Blog Topics for Romantic Victorians and Shakespeareans.
If you are a Romantic Victorian enthusiast then these topics are for thee:
1/ Take the first lines from any stanza of poetry studied in this last week and compose a poem that generates a reflection on how life in the 21st Century compares with life in the 19th Century.
2/ Create a mini web resource kit for the poetry and ideas of William Wordsworth.
3/ The film Pandemonium presented the impulses of young Romantics to change the focus of the society in which they lived. Do you think their impulse has any relevance to your own experience today in the 21st Century.
Don’t forget you have a weekly responsibility to comment on at least one other student blog. That can be from your group, or it can be from the wider literature community -including the Clemente program. Remember all addresses are on the Google Docs list in LEO. Remember also that you must copy and paste the comment you make from the blog into which you have commented, back into your own blog so that you get credit for your work.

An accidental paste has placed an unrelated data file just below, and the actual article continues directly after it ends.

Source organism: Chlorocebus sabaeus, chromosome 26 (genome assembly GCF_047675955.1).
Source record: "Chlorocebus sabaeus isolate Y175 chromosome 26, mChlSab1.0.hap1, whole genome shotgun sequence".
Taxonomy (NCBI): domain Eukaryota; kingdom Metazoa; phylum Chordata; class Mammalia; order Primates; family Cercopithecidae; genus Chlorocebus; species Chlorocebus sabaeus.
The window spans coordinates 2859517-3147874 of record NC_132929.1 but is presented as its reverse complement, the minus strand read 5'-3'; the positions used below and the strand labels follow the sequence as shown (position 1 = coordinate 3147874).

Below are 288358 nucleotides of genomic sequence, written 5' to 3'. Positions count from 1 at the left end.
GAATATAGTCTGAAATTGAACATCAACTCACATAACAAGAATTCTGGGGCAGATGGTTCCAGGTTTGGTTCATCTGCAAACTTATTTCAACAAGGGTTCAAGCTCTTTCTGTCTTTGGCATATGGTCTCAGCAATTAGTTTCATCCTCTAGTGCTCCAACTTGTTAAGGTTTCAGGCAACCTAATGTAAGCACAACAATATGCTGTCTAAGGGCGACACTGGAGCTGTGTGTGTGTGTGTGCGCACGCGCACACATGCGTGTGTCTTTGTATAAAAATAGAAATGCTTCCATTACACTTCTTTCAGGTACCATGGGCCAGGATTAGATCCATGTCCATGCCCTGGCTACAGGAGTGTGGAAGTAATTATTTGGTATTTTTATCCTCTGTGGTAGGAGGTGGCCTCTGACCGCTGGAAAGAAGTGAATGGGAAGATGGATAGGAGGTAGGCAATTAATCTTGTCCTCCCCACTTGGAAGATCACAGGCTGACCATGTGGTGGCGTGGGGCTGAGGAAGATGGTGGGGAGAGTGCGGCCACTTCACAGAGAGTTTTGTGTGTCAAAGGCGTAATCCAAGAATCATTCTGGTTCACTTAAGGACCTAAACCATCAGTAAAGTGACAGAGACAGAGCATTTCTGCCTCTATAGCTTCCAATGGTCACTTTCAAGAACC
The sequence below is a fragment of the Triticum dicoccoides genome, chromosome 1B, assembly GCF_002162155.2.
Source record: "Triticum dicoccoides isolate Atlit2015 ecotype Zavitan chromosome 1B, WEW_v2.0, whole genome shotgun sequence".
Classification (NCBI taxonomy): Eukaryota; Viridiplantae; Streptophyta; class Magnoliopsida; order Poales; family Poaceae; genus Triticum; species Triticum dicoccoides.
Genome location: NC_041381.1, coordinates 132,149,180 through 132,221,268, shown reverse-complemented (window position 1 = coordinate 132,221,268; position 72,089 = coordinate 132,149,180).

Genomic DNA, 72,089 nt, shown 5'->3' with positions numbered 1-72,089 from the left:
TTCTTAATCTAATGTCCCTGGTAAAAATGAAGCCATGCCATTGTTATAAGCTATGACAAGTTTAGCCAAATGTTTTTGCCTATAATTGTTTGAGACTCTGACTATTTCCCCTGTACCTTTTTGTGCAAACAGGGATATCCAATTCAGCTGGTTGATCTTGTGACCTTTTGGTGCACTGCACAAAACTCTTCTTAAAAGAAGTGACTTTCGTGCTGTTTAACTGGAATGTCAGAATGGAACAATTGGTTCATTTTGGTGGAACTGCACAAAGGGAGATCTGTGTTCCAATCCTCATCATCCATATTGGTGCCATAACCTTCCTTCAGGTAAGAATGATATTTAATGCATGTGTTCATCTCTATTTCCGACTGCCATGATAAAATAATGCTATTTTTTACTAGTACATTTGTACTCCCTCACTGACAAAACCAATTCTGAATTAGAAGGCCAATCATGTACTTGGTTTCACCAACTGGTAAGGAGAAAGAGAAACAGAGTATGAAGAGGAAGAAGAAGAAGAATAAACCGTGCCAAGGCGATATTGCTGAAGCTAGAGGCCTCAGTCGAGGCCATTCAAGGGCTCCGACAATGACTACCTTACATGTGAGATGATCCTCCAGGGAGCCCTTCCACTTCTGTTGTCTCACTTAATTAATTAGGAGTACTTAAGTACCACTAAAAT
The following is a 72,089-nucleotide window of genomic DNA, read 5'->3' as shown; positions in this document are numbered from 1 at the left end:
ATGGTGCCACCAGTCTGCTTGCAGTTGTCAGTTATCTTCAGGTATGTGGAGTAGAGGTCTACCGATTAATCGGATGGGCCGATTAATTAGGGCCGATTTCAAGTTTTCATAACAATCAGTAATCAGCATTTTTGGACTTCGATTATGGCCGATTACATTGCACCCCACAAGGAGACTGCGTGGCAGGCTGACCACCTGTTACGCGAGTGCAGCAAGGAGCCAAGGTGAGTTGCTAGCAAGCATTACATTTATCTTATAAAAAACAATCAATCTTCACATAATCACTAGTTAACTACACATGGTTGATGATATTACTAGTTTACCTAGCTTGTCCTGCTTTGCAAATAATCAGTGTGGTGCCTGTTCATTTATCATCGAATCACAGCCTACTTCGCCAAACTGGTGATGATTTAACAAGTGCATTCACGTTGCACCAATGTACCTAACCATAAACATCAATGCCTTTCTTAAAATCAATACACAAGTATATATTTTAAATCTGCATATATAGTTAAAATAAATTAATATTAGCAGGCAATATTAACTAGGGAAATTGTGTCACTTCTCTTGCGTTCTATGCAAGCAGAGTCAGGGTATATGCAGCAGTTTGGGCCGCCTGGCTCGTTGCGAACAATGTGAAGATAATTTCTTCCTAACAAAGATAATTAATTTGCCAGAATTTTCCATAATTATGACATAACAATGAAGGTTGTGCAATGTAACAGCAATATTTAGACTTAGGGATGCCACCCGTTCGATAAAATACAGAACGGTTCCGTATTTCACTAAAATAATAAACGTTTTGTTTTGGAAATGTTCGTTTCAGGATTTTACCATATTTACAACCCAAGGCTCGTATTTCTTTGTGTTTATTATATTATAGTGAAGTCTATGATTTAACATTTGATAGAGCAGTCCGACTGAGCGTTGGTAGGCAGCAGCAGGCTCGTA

If you are a Shakespearean then these blog topics are for thee:
1/ Imagine yourself either in the role of Antony or Cleopatra fighting to be heard against a tirade of opposition to your intentions and desires. For example you want to stay here but you are being told to go there. Or you want a person to go away and do their duty but they are not listening to your reasons. Then, in modern English, stand up for yourself and write a tirade of opposition to your antagonist.
2/ Write a brief account of why you think the A & C story still strikes home in modern times. You might refer to the Hollywood productions with Taylor and Burton and/or any other contemporary versions of the story.
3/ Explore the on-line reviews of the up and coming Bell Shakespeare production of Henry IV and present a mini-web resource kit which contains a few of the best resources for preparing for this visit. In other words compile a list of the best reviews and maybe summarize the essence of what a few of them say (either about the play itself or about the production).